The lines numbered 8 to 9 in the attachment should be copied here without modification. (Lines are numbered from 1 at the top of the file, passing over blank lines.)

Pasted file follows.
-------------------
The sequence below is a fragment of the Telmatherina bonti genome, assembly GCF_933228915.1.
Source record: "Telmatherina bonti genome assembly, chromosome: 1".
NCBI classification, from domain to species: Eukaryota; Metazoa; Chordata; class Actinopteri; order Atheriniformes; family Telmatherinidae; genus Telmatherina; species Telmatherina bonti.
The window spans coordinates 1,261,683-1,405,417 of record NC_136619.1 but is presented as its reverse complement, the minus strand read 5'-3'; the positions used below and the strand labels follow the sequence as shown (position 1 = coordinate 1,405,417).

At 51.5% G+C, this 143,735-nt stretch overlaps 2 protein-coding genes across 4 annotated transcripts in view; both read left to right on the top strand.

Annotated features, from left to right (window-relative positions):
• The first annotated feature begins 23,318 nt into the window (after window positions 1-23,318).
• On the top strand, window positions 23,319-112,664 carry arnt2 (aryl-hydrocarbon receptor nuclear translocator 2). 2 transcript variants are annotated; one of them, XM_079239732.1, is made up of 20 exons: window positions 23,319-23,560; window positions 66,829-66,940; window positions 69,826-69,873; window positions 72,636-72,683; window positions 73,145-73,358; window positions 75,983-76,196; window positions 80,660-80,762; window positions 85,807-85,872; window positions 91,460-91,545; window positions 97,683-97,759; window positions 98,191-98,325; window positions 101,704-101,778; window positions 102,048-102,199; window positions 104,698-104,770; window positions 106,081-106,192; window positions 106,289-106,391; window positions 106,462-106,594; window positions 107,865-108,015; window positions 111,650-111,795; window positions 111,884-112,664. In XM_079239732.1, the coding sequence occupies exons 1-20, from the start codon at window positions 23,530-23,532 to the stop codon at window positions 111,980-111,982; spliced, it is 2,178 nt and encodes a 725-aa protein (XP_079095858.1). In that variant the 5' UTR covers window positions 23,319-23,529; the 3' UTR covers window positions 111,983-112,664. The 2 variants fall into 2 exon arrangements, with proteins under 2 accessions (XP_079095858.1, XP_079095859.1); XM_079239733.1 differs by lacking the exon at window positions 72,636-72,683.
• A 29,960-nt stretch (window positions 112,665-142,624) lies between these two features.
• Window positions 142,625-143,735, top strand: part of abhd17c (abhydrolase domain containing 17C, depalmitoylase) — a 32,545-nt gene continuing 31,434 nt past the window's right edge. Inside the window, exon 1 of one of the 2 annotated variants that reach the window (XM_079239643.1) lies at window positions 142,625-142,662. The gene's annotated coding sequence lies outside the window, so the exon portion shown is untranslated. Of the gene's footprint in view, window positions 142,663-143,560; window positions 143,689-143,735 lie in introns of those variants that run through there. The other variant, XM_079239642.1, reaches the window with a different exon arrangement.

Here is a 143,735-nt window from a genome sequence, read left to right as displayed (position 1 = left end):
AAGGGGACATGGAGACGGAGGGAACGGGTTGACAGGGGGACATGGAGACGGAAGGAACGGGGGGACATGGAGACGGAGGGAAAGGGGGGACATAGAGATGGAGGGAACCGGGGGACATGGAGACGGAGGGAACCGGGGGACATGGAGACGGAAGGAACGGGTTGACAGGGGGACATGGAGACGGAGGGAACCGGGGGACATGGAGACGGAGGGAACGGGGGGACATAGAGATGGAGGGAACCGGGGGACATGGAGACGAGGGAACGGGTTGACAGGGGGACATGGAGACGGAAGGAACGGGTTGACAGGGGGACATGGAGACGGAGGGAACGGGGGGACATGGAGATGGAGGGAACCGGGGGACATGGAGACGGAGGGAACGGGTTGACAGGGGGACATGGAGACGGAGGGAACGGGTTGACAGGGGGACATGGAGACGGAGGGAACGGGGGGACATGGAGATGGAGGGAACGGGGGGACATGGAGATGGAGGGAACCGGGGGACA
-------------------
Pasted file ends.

• On the top strand, window positions 23,319-112,664 carry arnt2 (aryl-hydrocarbon receptor nuclear translocator 2). 2 transcript variants are annotated; one of them, XM_079239732.1, is made up of 20 exons: window positions 23,319-23,560; window positions 66,829-66,940; window positions 69,826-69,873; window positions 72,636-72,683; window positions 73,145-73,358; window positions 75,983-76,196; window positions 80,660-80,762; window positions 85,807-85,872; window positions 91,460-91,545; window positions 97,683-97,759; window positions 98,191-98,325; window positions 101,704-101,778; window positions 102,048-102,199; window positions 104,698-104,770; window positions 106,081-106,192; window positions 106,289-106,391; window positions 106,462-106,594; window positions 107,865-108,015; window positions 111,650-111,795; window positions 111,884-112,664. In XM_079239732.1, the coding sequence occupies exons 1-20, from the start codon at window positions 23,530-23,532 to the stop codon at window positions 111,980-111,982; spliced, it is 2,178 nt and encodes a 725-aa protein (XP_079095858.1). In that variant the 5' UTR covers window positions 23,319-23,529; the 3' UTR covers window positions 111,983-112,664. The 2 variants fall into 2 exon arrangements, with proteins under 2 accessions (XP_079095858.1, XP_079095859.1); XM_079239733.1 differs by lacking the exon at window positions 72,636-72,683.
• A 29,960-nt stretch (window positions 112,665-142,624) lies between these two features.